Much as I like corporate bonds, and bullish as I've been on the natural gas story, I haven't bought any bonds. I did buy Canadian Crude Separators income trust at $15, when it was yielding 15 per cent, and still own it—still yielding 15 per cent, though if you bought it today at $20 and change, it yields far less. (OK, I admit, I bought it partly because its TSE symbol was “CCR” and it reminded me of a favourite band from my younger days).
So, earning 6 per cent and change in a long TCPL bond doesn't turn my crank at all. Heck, you can get 4 per cent or so from the stock, and if they ever build a pipeline to all that Arctic gas up the MacKenzie Valley (which someone will, and sooner rather than later) you'll have a lot more upside, too.
If you must buy corporate bonds issued by companies in the gas sector, I'd look for maturities in the 15- to 20-year term: you get almost all the juice in the yield curve, but without all the convexity and duration (Don't ask! You really don't want to know).
I'm also intrigued by a couple of recent retail-oriented issues I've seen. There's a $220-million 7.35 per cent unsecured subordinated convertible debenture from Pembina Pipeline Income Fund currently being marketed. OK, so it primarily owns an oil sands pipeline and an ethylene storage facility, but it also owns an interest in 15 natural gas liquids gathering systems and pipelines, and it's the only one for which I still had a prospectus kicking around. (Usually the dog chews most of them up when I'm not looking: this is what we professionals call "screening" investment ideas).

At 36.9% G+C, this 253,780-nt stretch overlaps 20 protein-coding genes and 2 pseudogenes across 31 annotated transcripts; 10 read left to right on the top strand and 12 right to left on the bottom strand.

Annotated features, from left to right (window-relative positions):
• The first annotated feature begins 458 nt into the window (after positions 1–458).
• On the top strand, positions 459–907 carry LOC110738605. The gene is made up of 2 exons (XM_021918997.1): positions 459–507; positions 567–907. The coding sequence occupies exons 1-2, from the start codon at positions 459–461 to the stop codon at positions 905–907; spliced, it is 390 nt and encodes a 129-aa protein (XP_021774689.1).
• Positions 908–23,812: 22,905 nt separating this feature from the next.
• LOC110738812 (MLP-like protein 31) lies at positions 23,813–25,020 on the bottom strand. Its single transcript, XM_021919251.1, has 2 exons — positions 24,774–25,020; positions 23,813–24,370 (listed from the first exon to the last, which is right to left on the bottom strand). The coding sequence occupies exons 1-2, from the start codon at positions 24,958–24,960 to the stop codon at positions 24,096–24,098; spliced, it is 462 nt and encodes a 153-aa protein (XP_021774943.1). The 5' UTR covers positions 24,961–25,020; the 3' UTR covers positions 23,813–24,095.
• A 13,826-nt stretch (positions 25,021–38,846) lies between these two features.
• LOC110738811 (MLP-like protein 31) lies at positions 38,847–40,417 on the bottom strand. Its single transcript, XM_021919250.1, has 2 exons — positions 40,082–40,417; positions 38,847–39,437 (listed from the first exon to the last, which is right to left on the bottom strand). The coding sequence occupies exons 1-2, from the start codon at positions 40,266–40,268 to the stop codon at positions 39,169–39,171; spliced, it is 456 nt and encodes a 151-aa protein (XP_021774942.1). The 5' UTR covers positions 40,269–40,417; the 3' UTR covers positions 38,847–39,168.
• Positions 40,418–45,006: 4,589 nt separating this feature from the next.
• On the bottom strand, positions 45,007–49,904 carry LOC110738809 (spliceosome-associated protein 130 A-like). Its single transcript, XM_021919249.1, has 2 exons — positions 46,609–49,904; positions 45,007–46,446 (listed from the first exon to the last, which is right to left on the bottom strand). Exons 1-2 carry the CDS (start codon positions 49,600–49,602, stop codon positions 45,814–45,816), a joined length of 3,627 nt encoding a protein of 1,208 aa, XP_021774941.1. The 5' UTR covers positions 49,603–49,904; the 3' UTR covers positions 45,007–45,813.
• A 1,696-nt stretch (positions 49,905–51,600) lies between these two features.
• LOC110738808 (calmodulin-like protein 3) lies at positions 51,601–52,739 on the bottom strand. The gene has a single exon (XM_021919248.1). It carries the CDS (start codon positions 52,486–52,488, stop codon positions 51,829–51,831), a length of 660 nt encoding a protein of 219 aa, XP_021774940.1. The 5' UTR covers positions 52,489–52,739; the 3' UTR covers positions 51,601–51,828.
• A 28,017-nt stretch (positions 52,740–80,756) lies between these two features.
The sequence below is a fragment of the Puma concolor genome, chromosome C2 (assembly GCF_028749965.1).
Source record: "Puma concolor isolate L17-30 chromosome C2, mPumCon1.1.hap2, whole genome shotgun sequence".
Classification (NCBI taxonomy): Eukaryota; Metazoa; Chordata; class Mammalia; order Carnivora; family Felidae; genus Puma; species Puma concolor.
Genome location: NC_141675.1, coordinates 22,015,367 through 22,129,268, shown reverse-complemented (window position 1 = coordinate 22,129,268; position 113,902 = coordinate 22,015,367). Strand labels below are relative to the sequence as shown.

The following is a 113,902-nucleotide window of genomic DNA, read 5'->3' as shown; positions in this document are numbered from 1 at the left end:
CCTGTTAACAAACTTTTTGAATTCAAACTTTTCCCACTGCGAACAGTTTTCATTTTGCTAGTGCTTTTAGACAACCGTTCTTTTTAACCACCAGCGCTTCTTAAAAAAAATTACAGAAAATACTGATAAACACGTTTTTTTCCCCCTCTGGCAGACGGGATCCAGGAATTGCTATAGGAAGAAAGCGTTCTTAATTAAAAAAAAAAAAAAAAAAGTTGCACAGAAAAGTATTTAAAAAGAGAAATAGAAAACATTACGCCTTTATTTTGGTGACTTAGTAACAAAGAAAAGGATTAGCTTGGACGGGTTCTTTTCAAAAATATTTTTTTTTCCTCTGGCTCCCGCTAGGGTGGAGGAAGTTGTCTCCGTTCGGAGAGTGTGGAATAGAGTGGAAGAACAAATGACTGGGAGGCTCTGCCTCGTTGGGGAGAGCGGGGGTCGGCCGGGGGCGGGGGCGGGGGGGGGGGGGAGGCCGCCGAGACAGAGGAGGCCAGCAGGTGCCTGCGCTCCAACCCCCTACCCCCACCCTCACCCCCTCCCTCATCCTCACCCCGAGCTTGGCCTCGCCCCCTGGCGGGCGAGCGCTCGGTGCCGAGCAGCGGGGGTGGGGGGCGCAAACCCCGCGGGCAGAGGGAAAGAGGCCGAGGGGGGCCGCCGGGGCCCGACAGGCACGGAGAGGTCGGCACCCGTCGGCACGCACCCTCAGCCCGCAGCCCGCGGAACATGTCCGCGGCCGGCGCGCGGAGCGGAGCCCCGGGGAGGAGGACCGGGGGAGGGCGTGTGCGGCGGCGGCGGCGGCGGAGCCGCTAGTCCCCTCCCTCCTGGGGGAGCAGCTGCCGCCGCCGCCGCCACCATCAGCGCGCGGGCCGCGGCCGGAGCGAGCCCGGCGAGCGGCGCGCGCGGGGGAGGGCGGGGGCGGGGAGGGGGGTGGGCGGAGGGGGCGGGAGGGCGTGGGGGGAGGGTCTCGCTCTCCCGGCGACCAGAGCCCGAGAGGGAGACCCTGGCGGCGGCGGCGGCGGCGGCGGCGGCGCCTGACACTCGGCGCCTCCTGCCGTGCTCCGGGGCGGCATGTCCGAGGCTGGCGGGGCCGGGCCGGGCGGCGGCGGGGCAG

There are several deals with this sort of structure around, including some gas ones—ask your broker. The Pembina Pipeline debentures are convertible into Pembina income trust units, at the holder's option. The issuer, on the other hand, has the option of delivering income trust units to a trustee to sell to pay the 7.35 per cent coupon. That's a much higher yield than straight bonds and with an equity kicker to boot. They mature in 2010, and the company can redeem them starting in 2006. On the other hand, don't forget that they are unsecured, and subordinated to other debt.
Another way to play the sector is through instruments like PARS and CARS (Par Adjusted-Rate Securities and Coupon And ResidualS), which are retail-oriented bonds reconstituted from secondary market paper issued by various companies, usually high-coupon bonds issued back when interest rates were in double digits. Ask your investment dealer: his firm may have some in inventory stripped and reconstituted from TCPL or Consumers Gas bonds. These instruments will give you corporate debt exposure at near-institutional spreads.
And if you think that the crisis in the gas market is going to keep prices high for a long time, take a hard look at investing in energy efficiency in your home or business. That can, even at lower gas and electricity prices, yield a very attractive return on your investment.
Harry Koza is Senior Analyst in Canadian markets for Thomson Financial/IFR. At various times in his career, Mr. Koza has been a prospector, metallurgist, project manager, engineer, as well as an institutional bond salesman for 15 years. His current area of expertise is in high-yield distressed securities and corporate bonds in general.